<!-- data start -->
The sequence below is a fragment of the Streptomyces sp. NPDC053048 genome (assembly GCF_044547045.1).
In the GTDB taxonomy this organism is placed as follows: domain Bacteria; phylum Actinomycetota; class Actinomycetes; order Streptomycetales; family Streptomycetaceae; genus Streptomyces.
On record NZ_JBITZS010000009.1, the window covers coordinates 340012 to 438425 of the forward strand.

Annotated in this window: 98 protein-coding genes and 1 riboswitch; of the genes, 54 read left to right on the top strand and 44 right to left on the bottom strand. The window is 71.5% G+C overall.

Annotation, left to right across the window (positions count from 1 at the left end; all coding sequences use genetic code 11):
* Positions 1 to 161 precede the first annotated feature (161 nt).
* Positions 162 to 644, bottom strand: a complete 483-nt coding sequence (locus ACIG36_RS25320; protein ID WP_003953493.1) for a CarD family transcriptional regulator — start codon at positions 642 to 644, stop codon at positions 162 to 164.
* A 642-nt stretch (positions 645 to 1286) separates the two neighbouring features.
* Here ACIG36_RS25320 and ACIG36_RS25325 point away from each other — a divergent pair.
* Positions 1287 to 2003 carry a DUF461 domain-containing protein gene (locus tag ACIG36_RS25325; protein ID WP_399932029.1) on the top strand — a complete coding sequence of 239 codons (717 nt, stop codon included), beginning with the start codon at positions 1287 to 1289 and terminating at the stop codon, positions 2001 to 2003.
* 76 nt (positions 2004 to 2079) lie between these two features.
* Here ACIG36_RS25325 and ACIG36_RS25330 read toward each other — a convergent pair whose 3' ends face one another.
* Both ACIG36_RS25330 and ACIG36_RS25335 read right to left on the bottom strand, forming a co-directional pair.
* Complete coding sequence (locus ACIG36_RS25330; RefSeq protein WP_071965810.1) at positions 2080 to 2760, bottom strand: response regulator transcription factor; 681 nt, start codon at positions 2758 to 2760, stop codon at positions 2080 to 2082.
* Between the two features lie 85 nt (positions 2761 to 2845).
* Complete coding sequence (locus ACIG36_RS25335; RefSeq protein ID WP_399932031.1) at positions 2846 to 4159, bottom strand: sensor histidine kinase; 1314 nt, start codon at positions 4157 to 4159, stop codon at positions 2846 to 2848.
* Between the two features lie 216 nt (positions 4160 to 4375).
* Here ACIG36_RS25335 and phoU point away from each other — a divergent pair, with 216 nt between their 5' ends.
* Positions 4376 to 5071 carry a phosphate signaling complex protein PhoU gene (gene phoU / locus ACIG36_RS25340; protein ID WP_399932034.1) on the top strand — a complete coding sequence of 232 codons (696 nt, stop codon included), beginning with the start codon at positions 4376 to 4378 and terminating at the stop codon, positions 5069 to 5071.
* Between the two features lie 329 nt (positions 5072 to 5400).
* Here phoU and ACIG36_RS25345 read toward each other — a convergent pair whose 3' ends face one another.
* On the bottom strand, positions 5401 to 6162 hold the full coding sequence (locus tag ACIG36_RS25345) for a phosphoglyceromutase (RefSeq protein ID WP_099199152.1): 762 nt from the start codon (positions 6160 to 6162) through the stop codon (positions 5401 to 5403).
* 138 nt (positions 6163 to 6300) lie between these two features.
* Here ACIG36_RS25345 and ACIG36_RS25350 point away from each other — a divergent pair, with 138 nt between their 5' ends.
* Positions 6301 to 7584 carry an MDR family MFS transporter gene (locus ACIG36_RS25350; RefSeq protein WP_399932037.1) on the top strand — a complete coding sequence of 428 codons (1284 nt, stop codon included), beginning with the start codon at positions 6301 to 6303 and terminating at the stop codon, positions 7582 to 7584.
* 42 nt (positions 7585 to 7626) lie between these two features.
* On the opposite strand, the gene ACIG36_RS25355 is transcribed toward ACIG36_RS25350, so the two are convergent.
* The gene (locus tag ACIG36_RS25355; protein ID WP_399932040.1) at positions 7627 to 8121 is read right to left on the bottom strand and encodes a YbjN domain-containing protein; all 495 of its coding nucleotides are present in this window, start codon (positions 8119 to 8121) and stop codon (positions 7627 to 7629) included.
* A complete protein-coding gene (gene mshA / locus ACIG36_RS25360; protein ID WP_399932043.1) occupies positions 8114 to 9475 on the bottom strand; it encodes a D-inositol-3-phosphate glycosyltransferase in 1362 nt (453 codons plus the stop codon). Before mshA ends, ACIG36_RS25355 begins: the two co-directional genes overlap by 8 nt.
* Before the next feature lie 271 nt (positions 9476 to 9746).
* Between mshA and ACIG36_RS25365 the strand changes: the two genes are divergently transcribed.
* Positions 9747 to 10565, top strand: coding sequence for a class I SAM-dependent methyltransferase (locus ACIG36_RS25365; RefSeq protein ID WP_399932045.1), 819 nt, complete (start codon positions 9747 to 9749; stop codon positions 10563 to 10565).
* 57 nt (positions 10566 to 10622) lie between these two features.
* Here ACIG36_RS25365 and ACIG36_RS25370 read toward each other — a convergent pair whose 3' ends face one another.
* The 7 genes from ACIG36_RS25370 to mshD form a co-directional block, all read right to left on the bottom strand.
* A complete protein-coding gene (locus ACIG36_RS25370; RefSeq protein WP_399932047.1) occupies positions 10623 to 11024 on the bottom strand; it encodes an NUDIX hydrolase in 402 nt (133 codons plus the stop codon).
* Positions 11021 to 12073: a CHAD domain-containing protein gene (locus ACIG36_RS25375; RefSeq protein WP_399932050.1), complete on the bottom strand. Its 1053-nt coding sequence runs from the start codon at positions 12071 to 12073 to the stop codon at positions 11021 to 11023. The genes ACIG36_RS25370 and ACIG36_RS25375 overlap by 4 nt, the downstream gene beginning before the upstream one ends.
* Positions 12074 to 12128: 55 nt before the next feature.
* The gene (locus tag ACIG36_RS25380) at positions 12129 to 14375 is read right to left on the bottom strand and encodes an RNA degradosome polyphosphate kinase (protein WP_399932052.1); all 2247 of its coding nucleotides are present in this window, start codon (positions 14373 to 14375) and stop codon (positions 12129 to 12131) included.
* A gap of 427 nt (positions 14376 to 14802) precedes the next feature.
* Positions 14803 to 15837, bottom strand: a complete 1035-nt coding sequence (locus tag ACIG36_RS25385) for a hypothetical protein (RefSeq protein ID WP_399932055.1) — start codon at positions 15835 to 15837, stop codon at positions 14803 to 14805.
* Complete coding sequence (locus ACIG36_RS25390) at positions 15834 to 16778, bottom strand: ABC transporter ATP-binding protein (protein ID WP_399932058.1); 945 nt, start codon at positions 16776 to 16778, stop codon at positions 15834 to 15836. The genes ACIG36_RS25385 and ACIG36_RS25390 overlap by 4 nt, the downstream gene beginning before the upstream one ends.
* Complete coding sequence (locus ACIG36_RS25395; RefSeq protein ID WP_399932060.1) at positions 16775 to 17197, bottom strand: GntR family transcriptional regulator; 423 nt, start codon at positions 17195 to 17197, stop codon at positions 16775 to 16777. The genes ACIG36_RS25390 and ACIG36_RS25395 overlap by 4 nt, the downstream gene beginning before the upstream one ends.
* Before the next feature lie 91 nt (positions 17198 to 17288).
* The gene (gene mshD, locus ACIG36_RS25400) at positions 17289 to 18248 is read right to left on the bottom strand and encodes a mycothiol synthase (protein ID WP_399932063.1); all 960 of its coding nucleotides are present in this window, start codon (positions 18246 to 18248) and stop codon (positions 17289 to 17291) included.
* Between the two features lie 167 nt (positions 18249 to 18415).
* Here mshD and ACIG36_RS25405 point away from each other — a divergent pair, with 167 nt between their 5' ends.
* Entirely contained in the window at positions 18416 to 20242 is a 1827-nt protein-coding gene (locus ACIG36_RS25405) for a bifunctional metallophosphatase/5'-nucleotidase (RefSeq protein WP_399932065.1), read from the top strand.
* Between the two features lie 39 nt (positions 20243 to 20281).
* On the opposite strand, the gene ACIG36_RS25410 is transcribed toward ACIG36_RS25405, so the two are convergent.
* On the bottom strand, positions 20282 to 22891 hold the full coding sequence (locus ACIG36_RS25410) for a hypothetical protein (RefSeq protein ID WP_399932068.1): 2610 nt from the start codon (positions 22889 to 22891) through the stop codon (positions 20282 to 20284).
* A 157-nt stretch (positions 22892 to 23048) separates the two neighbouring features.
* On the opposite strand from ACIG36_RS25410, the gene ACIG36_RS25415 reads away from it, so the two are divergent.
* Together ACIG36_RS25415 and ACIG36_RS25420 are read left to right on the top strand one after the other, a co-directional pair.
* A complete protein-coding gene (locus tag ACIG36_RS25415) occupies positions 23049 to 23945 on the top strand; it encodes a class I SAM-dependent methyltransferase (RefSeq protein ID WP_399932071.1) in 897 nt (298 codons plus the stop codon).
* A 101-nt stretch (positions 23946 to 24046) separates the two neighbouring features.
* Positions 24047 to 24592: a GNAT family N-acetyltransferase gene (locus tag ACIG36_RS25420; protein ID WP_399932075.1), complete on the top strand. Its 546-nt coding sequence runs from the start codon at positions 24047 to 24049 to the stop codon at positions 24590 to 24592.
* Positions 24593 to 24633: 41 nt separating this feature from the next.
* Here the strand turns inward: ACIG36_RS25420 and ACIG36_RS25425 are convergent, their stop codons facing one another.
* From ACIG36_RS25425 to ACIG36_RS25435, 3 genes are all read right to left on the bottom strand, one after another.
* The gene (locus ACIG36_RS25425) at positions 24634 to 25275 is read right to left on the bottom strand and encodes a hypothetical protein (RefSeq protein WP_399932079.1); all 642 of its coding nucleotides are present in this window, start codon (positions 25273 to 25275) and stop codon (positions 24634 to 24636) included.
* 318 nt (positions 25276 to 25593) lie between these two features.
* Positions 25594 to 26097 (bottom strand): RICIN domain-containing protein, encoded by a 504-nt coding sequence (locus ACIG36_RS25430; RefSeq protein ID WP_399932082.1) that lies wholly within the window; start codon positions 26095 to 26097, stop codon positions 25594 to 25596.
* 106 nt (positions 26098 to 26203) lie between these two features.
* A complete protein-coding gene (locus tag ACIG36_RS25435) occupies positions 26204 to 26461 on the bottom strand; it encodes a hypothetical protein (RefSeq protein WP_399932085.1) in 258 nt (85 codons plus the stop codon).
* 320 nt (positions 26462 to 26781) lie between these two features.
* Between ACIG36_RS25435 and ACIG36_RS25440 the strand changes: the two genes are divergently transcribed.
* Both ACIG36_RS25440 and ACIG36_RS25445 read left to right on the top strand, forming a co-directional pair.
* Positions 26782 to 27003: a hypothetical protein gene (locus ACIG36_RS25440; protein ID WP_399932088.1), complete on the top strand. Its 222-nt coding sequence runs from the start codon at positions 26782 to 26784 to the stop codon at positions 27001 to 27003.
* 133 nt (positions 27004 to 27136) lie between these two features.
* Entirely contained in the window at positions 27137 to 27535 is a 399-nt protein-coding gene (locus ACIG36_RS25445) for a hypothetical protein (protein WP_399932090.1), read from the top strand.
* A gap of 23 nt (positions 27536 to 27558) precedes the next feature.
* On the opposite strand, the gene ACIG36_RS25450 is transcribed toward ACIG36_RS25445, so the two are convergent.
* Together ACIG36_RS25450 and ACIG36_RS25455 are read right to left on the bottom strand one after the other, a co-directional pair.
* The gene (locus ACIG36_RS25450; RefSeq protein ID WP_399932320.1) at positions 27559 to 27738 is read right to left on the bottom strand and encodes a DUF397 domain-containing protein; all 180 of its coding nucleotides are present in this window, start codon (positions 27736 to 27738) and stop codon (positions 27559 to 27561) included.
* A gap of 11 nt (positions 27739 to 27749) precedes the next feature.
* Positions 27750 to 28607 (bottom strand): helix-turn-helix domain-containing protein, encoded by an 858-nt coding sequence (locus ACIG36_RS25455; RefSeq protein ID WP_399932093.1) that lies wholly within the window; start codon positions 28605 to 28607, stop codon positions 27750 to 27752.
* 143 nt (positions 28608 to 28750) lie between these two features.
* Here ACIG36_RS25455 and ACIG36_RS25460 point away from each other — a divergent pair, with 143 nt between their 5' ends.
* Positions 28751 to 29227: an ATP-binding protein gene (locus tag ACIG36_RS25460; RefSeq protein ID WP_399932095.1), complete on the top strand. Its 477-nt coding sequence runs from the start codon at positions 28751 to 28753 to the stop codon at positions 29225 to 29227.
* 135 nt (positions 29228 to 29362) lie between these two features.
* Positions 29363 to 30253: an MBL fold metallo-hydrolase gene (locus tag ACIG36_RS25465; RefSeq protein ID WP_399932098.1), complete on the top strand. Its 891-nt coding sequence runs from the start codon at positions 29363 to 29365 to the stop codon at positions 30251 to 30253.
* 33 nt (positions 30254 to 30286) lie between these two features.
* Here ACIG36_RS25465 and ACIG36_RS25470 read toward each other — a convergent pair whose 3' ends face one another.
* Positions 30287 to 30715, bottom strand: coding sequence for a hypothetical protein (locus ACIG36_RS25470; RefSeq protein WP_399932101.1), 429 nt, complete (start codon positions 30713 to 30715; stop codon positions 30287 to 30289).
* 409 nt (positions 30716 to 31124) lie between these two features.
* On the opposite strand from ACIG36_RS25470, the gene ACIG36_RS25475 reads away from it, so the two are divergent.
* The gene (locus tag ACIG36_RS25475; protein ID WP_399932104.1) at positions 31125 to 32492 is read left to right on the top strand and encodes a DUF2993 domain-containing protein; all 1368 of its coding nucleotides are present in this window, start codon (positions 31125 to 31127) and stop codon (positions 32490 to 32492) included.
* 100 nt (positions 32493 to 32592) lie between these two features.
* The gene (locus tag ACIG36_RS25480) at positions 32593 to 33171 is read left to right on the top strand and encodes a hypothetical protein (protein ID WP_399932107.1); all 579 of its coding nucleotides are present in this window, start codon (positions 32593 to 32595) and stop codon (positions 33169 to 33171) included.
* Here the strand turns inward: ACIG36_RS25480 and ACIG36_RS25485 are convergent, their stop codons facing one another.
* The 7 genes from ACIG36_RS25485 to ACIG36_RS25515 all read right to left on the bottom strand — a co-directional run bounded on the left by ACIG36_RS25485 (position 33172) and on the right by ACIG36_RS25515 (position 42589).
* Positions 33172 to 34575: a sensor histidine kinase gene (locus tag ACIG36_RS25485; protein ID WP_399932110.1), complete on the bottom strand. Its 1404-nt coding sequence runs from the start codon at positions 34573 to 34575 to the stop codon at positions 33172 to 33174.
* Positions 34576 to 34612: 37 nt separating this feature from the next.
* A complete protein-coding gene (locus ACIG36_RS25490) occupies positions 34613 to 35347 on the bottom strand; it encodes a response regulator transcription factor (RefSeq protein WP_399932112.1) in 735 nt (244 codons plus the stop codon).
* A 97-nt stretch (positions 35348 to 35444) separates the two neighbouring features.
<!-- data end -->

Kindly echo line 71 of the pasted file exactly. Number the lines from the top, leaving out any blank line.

* Entirely contained in the window at positions 27137 to 27535 is a 399-nt protein-coding gene (locus ACIG36_RS25445) for a hypothetical protein (protein WP_399932090.1), read from the top strand.